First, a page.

film review
trailer
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by Mia Hansen-Løve remain in suspense because of how rare it has historically been for a filmmaker to play in Cannes Official Competition two years in a row.  

Since it appears that the Official Selection aims to renew the experiment of the Cannes Premiere programme, a given film’s possibilities for integrating one of the diverses Cannes showcases of the Palais des Festivals are therefore higher, raising the chances of films moving from one section to the other at the last minute. Among the many candidates in the starting blocks, we can see Corsage [+see also:
film review
trailer
interview: Marie Kreutzer
film profile
]
from Austrian director Marie Kreutzer, Boy From Heaven [+see also:
film review
trailer
interview: Tarik Saleh
film profile
]
from Swedish director of Egyptian origins Tarik Saleh, The Happiest Man in the World from Macedonian filmmaker Teona Strugar Mitevska, The Blue Caftan [+see also:
film review
trailer
film profile
]
from Morocco’s Maryam Touzani, a new film from Russian director Alexandre Sokourov, Hit Big from Finland’s J.-P. Valkeapää but also Godland [+see also:
film review
trailer
interview: Hlynur Pálmason
film profile
]
from Iceland’s Hlynur Palmasson. Also lying in wait are the French films La Grande Magie by Noémie Lvovsky, Winter Boy by Christophe Honoré, Mother and Son [+see also:
film review
trailer
interview: Léonor Serraille
film profile
]
by Leonor Serraille, Harkis [+see also:
film review
trailer
interview: Philippe Faucon
film profile
]
 by Philippe Faucon and A Woman by Jean-Paul Civeyrac, as well as Dodo [+see also:
film review
trailer
interview: Pános H Koútras
film profile
]
from Greek director Panos H. Koutras, while the world of documentaries also offers several beautiful possibilities (from The Natural History of Destruction [+see also:
film review
film profile
]
by Ukrainian director Sergei Loznitsa to La Très Grande Évasion from French duo Yannick Kergoat - Denis Robert) and the buzz among animated films is dominated by Blind Willow, Sleeping Woman [+see also:
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trailer
film profile
]
by Pierre Foldes and Art College from China’s Liu Jian.

El agua [+see also:
film review
trailer
interview: Elena López Riera
film profile
]
from Spanish filmmaker Elena López Riera and the documentary De humani corporis fabrica [+see also:
film review
trailer
interview: Véréna Paravel, Lucien Cast…
film profile
]
by Lucien Castaing-Taylor and Verena Paravel are almost certain guesses for the Directors’ Fortnight, around which are also gravitating other titles such as Saint Omer by Alice Diop, Don Juan [+see also:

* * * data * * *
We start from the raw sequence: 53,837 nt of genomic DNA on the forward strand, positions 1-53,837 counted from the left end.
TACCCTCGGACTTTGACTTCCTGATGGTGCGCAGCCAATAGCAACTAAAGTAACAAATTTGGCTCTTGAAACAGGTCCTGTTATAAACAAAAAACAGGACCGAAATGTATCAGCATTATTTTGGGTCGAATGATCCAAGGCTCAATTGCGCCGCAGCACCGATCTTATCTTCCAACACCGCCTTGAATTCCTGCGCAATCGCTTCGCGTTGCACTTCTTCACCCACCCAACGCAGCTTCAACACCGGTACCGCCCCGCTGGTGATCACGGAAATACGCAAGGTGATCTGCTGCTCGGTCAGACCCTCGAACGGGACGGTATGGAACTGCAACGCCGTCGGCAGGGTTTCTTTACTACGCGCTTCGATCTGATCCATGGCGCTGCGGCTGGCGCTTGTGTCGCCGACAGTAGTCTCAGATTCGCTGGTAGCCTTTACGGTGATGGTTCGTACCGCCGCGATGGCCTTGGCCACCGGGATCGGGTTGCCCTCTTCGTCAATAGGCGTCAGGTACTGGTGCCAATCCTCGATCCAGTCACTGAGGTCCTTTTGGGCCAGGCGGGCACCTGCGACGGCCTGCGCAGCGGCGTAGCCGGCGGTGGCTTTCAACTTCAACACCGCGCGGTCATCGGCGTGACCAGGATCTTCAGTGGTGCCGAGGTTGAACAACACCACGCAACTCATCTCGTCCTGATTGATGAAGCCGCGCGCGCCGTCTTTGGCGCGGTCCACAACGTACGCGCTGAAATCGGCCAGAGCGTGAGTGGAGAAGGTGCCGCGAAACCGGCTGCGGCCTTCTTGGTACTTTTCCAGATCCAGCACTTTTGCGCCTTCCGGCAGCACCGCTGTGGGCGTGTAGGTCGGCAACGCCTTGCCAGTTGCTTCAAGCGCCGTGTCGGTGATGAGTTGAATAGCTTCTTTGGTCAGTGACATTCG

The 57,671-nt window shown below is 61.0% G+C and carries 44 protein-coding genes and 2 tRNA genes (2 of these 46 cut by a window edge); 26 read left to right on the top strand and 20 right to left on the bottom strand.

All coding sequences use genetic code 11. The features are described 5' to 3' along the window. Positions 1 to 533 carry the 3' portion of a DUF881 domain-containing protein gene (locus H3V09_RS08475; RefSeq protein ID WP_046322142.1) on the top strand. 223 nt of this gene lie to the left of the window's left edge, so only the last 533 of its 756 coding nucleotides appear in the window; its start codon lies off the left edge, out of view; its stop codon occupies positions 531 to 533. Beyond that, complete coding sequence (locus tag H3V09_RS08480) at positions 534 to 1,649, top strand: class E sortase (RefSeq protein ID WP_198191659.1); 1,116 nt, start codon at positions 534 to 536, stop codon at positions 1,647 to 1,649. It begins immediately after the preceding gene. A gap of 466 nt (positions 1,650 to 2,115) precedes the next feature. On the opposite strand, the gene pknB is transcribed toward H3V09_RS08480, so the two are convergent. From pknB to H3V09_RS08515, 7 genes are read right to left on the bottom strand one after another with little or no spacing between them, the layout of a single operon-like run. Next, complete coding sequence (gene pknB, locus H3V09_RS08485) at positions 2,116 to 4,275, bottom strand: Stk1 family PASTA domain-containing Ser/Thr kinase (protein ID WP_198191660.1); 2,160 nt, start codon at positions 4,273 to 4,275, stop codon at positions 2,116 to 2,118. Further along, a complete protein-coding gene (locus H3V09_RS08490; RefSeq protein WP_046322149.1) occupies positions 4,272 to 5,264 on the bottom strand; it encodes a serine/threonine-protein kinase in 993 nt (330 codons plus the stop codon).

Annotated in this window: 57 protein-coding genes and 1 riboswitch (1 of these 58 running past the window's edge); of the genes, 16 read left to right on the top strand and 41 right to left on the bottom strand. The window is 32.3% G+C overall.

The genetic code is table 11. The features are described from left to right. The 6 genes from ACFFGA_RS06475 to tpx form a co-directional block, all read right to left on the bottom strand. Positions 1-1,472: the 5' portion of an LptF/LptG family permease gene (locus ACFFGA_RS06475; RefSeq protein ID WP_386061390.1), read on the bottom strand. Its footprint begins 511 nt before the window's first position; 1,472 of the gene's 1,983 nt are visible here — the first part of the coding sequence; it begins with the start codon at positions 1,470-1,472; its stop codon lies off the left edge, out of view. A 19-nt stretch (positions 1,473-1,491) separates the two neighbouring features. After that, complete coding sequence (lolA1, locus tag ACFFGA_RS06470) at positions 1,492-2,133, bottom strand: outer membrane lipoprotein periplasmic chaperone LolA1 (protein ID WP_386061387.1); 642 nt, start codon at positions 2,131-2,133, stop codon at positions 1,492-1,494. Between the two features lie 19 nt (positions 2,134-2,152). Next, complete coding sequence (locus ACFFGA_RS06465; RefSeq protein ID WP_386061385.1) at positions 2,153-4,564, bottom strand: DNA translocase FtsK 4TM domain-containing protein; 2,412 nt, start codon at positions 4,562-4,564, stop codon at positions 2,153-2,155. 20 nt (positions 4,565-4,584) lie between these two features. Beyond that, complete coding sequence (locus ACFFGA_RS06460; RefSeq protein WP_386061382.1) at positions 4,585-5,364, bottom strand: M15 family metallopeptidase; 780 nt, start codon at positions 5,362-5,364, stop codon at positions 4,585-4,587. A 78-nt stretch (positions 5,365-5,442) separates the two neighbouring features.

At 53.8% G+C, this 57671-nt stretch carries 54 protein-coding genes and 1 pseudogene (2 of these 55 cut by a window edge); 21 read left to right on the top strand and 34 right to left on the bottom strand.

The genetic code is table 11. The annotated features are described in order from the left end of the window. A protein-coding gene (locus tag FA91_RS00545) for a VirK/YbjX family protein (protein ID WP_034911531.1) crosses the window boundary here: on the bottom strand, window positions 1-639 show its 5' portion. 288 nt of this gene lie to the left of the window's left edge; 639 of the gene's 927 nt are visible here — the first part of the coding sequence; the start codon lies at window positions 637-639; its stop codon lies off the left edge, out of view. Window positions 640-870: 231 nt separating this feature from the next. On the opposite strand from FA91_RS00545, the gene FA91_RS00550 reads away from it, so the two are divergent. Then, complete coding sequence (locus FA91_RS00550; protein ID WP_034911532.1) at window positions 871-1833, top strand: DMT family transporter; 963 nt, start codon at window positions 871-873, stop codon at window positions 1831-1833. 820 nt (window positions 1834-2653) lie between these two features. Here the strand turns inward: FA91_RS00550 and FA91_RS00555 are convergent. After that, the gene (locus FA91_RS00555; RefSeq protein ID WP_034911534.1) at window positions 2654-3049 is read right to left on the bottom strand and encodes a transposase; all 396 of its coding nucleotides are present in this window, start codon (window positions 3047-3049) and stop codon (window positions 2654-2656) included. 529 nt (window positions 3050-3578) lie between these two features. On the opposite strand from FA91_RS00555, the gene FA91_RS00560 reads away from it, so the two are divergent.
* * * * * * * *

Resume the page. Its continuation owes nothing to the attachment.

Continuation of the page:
film review
trailer
interview: Serge Bozon
film profile
]
by Serge Bozon and La Bête dans la jungle from Austria’s Patric Chiha.

The word on the street is that Critics’ Week fell in love with a Portuguese film, but the fight for feature debuts and sophomore films will feed into the selection process all along the Croisette to the very end, with other candidates including Nezouh from Syrian director Soudade Kaadan, Morrison from Thailand’s Phuttiphong Aroonpheng, Pamfir [+see also:
film review
trailer
interview: Dmytro Sukholytkyy-Sobchuk
film profile
]
 from Ukraine’s Dmytro Sukholytkyy-Sobchuk, 1976 from Chile’s Manuela Martelli, La Jauría [+see also:
film review
film profile
]
from Colombia’s Andrés Ramirez Pulido, The Woodcutter Story [+see also:
film review
trailer
interview: Mykko Myllylahti
film profile
]
from Finland’s Mikko Myllylahti, Opponent from Iranian born, Danish-based director Milad Alami, The Dam [+see also:
film review
trailer
interview: Ali Cherri
film profile
]
from Lebanon’s Ali Cherri, Retour à Séoul [+see also:
film review
interview: Davy Chou
film profile
]
from Franco-Cambodian director Davy Chou, La Dernière reine by Damien Ounouri, Dalva [+see also:
film review
trailer
interview: Emmanuelle Nicot
interview: Emmanuelle Nicot, Julie Esp…
film profile
]
 from Belgium’s Emmanuelle Nicot, French titles Summer Scars [+see also:
film review
trailer
interview: Simon Rieth
film profile
]
by Simon Rieth, Chien de la casse by Jean-Baptiste Durand and L’appel du devoir by Hugo P. Thomas, as well as L’établi by Mathias Gokalp.

Regarding the out of competition titles, after the already announced Elvis by Baz Luhrmann and Top Gun: Maverick by Joseph Kosinski, French films Mascarade [+see also:
film review
trailer
interview: Nicolas Bedos
film profile
]
by Nicolas Bedos and Final Cut [+see also:
film review
trailer
interview: Michel Hazanavicius
film profile
]
by Michel Hazanavicius are among the buzziest predictions. A game of psychic projection that Thierry Frémaux will end on Thursday 14 April with the reveal of the Official Selection (with additions to come later), followed by Critics’ Week on Monday 18 April and Directors’ Fortnight on Tuesday 19.

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(Translated from French)